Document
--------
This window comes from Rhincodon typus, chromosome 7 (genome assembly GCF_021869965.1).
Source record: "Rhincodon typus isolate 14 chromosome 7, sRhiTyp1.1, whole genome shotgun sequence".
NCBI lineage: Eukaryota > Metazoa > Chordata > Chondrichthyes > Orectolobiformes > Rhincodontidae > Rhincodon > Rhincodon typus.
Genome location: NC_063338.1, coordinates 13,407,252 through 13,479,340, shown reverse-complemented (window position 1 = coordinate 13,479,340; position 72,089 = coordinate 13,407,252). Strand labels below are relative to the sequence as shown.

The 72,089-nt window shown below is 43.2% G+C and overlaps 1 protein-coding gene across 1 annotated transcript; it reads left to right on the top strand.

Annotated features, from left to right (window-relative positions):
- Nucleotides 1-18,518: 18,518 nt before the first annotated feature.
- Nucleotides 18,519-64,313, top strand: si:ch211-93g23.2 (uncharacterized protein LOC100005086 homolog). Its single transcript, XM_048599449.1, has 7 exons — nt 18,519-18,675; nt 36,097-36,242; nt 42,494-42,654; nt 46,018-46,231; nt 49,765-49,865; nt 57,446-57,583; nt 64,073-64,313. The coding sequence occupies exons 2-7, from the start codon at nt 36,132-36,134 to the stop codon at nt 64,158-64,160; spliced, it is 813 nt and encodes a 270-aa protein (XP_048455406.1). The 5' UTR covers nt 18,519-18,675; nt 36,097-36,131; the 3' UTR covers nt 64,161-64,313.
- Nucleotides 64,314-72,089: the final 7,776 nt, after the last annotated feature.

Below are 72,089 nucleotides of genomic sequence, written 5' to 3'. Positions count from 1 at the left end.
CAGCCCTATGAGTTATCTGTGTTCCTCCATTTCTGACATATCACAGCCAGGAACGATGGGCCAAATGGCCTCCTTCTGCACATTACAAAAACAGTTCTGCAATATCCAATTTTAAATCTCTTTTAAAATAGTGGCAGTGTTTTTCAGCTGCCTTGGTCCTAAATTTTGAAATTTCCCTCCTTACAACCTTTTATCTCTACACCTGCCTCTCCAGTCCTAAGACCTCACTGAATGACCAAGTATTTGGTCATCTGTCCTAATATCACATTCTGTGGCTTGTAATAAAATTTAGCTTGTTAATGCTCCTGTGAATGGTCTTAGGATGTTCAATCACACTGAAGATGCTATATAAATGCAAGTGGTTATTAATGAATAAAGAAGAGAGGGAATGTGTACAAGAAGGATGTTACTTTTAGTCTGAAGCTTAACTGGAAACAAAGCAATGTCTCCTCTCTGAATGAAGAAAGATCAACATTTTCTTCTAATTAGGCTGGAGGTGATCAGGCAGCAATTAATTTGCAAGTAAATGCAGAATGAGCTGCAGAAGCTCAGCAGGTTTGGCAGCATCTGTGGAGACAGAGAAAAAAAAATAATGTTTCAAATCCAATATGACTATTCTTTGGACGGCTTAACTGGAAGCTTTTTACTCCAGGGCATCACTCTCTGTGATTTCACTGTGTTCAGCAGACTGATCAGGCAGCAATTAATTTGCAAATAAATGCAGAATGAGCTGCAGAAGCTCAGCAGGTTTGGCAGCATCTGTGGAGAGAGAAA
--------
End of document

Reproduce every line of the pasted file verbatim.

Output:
This window comes from Rhincodon typus, chromosome 7 (genome assembly GCF_021869965.1).
Source record: "Rhincodon typus isolate 14 chromosome 7, sRhiTyp1.1, whole genome shotgun sequence".
NCBI lineage: Eukaryota > Metazoa > Chordata > Chondrichthyes > Orectolobiformes > Rhincodontidae > Rhincodon > Rhincodon typus.
Genome location: NC_063338.1, coordinates 13,407,252 through 13,479,340, shown reverse-complemented (window position 1 = coordinate 13,479,340; position 72,089 = coordinate 13,407,252). Strand labels below are relative to the sequence as shown.

The 72,089-nt window shown below is 43.2% G+C and overlaps 1 protein-coding gene across 1 annotated transcript; it reads left to right on the top strand.

Annotated features, from left to right (window-relative positions):
- Nucleotides 1-18,518: 18,518 nt before the first annotated feature.
- Nucleotides 18,519-64,313, top strand: si:ch211-93g23.2 (uncharacterized protein LOC100005086 homolog). Its single transcript, XM_048599449.1, has 7 exons — nt 18,519-18,675; nt 36,097-36,242; nt 42,494-42,654; nt 46,018-46,231; nt 49,765-49,865; nt 57,446-57,583; nt 64,073-64,313. The coding sequence occupies exons 2-7, from the start codon at nt 36,132-36,134 to the stop codon at nt 64,158-64,160; spliced, it is 813 nt and encodes a 270-aa protein (XP_048455406.1). The 5' UTR covers nt 18,519-18,675; nt 36,097-36,131; the 3' UTR covers nt 64,161-64,313.
- Nucleotides 64,314-72,089: the final 7,776 nt, after the last annotated feature.

Below are 72,089 nucleotides of genomic sequence, written 5' to 3'. Positions count from 1 at the left end.
CAGCCCTATGAGTTATCTGTGTTCCTCCATTTCTGACATATCACAGCCAGGAACGATGGGCCAAATGGCCTCCTTCTGCACATTACAAAAACAGTTCTGCAATATCCAATTTTAAATCTCTTTTAAAATAGTGGCAGTGTTTTTCAGCTGCCTTGGTCCTAAATTTTGAAATTTCCCTCCTTACAACCTTTTATCTCTACACCTGCCTCTCCAGTCCTAAGACCTCACTGAATGACCAAGTATTTGGTCATCTGTCCTAATATCACATTCTGTGGCTTGTAATAAAATTTAGCTTGTTAATGCTCCTGTGAATGGTCTTAGGATGTTCAATCACACTGAAGATGCTATATAAATGCAAGTGGTTATTAATGAATAAAGAAGAGAGGGAATGTGTACAAGAAGGATGTTACTTTTAGTCTGAAGCTTAACTGGAAACAAAGCAATGTCTCCTCTCTGAATGAAGAAAGATCAACATTTTCTTCTAATTAGGCTGGAGGTGATCAGGCAGCAATTAATTTGCAAGTAAATGCAGAATGAGCTGCAGAAGCTCAGCAGGTTTGGCAGCATCTGTGGAGACAGAGAAAAAAAAATAATGTTTCAAATCCAATATGACTATTCTTTGGACGGCTTAACTGGAAGCTTTTTACTCCAGGGCATCACTCTCTGTGATTTCACTGTGTTCAGCAGACTGATCAGGCAGCAATTAATTTGCAAATAAATGCAGAATGAGCTGCAGAAGCTCAGCAGGTTTGGCAGCATCTGTGGAGAGAGAAA